Francis Bacon. (1561–1626).  Essays, Civil and Moral.The Harvard Classics.  1909–14.

Introductory Note

FRANCIS BACON, son of Sir Nicholas Bacon, Lord Keeper of the Great Seal to Queen Elizabeth, was born in London on January 22, 1561. He entered Trinity College, Cambridge, at the age of twelve, and in 1576 he interrupted the law studies he had begun in that year, to go to France in the train of the English Ambassador, Sir Amyas Paulet. He was called home in 1579 by the death of his father; and, having been left with but a small income, he resumed the study of law, and became a barrister in 1582. Two years later he entered the House of Commons, and began to take an active part in politics.   1
  From an early age Bacon had been interested in science, and it was in the pursuit of scientific truth that his heart lay. He conceived, however, that for the achievement of the great results at which he aimed, money and prestige were necessary; and he worked hard for both. He was a candidate for several offices of state during Elizabeth’s reign, but gained no substantial promotion, and was often in hard straits for money. He received aid from influential patrons, notably the Earl of Essex; and his desertion of this nobleman, with the part he took in his prosecution for treason, is regarded as one of the chief blots on his personal record.   2
  Shortly after the accession of James I, Bacon was knighted; in 1606 he married the daughter of an alderman; and in the following year he received the appointment of Solicitor-General, the first important step in the career which culminated in the Lord Chancellorship in 1618. In the latter year he was raised to the peerage as Baron Verulam, and in 1621 he became Viscount St. Albans. He was now at the summit of his public career; but within four months the crash came, and he was convicted of bribery, and sentenced by the House of Lords to the loss of all his offices, to imprisonment, and to the payment of a large fine. He died in retirement on April 9, 1626, leaving no children.   3
  Bacon’s most important writings in science and philosophy are parts of a vast work which he left unfinished, his “Magna Instauratio.” The first part of this, the “De Augmentis,” is an enlargement in Latin of his book on “The Advancement of Learning,” in which he takes account of the progress in human knowledge to his own day. The second part is the famous “Novum Organum,” or “New Instrument”; a description of the method of induction based on observation and experiment, by which he believed future progress was to be made. The later parts consist chiefly of fragmentary collections of natural phenomena, and tentative suggestions of the philosophy which was to result from the application of his method to the facts of the physical world.   4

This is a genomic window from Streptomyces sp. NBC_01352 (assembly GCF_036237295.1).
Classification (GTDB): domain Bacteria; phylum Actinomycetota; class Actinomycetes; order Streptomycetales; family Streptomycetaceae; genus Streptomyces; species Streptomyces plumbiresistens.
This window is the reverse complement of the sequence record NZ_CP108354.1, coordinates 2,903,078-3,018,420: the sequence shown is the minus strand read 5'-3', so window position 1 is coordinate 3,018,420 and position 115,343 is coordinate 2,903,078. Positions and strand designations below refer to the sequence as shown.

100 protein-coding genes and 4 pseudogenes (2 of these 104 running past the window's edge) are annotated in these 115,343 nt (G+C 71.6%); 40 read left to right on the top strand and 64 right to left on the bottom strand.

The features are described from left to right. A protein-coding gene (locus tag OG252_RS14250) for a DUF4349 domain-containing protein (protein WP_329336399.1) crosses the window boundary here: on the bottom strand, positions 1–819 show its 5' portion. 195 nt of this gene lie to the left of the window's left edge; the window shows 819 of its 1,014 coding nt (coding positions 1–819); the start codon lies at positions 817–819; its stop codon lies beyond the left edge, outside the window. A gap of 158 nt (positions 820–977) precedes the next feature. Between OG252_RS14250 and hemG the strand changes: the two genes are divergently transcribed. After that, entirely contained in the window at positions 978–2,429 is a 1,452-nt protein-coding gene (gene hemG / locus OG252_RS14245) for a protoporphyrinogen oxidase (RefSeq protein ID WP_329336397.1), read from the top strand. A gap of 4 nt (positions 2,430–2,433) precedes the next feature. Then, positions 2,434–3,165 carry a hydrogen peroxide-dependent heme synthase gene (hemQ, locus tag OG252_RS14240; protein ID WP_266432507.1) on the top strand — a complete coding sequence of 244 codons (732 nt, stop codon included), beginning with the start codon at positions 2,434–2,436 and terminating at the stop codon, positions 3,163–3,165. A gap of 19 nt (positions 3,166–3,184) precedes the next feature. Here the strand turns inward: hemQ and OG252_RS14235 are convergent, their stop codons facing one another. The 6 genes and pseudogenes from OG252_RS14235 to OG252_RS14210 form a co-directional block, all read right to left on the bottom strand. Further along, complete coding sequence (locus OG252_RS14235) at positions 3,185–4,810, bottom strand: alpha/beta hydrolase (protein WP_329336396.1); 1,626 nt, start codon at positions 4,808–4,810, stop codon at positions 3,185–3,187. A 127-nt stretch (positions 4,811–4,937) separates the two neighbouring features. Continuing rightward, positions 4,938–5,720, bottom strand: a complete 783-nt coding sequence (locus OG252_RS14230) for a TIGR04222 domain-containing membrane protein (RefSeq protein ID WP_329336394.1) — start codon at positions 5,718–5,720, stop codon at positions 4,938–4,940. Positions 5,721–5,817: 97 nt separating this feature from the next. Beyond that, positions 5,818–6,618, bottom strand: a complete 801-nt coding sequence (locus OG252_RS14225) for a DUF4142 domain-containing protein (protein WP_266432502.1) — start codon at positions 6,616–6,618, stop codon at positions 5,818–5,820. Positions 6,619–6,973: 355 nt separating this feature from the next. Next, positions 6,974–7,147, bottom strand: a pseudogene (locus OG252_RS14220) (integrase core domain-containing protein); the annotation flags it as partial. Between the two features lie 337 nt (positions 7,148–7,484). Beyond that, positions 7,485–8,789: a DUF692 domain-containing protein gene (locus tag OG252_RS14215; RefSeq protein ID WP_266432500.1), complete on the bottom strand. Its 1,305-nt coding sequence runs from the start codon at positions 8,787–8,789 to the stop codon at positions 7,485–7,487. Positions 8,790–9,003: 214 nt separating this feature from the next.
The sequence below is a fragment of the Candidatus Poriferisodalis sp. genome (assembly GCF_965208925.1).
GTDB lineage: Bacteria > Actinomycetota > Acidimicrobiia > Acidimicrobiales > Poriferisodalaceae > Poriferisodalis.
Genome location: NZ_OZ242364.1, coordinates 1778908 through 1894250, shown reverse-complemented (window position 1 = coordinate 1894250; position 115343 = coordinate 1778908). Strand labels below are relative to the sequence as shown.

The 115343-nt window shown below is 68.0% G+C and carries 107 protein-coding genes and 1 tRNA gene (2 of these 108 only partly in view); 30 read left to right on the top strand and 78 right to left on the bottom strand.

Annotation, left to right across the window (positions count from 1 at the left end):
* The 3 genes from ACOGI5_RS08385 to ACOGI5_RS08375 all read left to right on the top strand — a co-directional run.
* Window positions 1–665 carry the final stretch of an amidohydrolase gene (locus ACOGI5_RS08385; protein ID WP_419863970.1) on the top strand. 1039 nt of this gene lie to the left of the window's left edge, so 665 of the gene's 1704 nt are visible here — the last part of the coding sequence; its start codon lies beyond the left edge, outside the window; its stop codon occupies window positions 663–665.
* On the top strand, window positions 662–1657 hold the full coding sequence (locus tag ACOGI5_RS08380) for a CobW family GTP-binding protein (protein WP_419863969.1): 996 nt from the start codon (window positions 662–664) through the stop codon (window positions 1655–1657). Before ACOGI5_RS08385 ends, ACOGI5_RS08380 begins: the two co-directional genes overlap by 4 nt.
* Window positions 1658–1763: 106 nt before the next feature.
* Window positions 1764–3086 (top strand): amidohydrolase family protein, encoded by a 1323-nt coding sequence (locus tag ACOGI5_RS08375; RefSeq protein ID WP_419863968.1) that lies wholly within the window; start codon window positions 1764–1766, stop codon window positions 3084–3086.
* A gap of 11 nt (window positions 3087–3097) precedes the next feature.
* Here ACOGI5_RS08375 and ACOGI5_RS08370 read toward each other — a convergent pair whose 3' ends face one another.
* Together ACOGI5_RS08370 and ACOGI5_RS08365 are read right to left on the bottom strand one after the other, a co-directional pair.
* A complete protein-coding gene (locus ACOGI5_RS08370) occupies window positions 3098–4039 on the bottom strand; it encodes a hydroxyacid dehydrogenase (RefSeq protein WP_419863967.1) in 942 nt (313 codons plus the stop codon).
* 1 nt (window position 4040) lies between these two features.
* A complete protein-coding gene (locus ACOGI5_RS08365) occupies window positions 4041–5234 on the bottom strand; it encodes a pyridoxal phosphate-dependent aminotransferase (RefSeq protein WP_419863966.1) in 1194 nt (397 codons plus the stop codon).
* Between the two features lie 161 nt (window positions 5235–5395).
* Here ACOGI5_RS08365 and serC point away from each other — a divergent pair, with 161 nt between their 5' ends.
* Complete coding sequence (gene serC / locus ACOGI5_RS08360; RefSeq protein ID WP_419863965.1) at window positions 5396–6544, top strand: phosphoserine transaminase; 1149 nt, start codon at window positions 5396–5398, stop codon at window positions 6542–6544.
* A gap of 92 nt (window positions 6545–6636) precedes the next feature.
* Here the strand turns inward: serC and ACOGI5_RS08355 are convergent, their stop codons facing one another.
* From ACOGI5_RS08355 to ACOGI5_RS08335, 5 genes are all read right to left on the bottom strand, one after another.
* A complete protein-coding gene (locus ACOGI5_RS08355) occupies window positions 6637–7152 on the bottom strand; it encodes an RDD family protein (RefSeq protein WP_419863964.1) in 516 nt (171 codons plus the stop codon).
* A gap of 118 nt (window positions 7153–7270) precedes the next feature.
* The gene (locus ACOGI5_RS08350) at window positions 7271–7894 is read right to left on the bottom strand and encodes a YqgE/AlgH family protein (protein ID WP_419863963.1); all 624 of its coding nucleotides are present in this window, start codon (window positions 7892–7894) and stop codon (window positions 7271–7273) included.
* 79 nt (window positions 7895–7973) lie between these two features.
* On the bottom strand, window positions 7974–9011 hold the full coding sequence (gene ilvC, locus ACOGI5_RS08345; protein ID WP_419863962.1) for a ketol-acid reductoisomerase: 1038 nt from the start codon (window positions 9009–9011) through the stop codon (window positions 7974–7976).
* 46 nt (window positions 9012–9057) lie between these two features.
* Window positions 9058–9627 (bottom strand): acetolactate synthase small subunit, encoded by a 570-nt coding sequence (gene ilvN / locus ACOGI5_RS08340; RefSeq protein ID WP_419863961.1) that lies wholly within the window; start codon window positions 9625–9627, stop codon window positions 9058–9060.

Bacon’s own experiments are of slight scientific value, nor was he very familiar with some of the most important discoveries of his own day; but the fundamental principles laid down by him form the foundation of modern scientific method.   5
  Bacon’s writings are by no means confined to the field of natural philosophy. He wrote a notable “History of Henry VII”; many pamphlets on current political topics; “The New Atlantis,” an unfinished account of an ideal state; “The Wisdom of the Ancients,” a series of interpretations of classical myths in an allegorical sense; legal “Maxims”; and much else.   6
  But by far his most popular work is his “Essays,” published in three editions in his lifetime, the first containing ten essays, in 1597; the second, with thirty-eight, in 1612; and the third, as here printed, in 1625. These richly condensed utterances on men and affairs show in the field of conduct something of the same stress on the useful and the expedient as appears in his scientific work. But it is unjust to regard the “Essays” as representing Bacon’s ideal of conduct. They are rather a collection of shrewd observations as to how, in fact, men do get on in life; human nature, not as it ought to be, but as it is. Sometimes, but by no means always, they consider certain kinds of behavior from a moral standpoint; oftener they are frankly pieces of worldly wisdom; again, they show Bacon’s ideas of state policy; still again, as in the essay “Of Gardens,” they show us his private enthusiasms. They cover an immense variety of topics; they are written in a clear, concise, at times almost epigrammatic, style; they are packed with matter; and now, as when he wrote them, they, to use his own words of them, “come home to men’s business and bosoms.”   7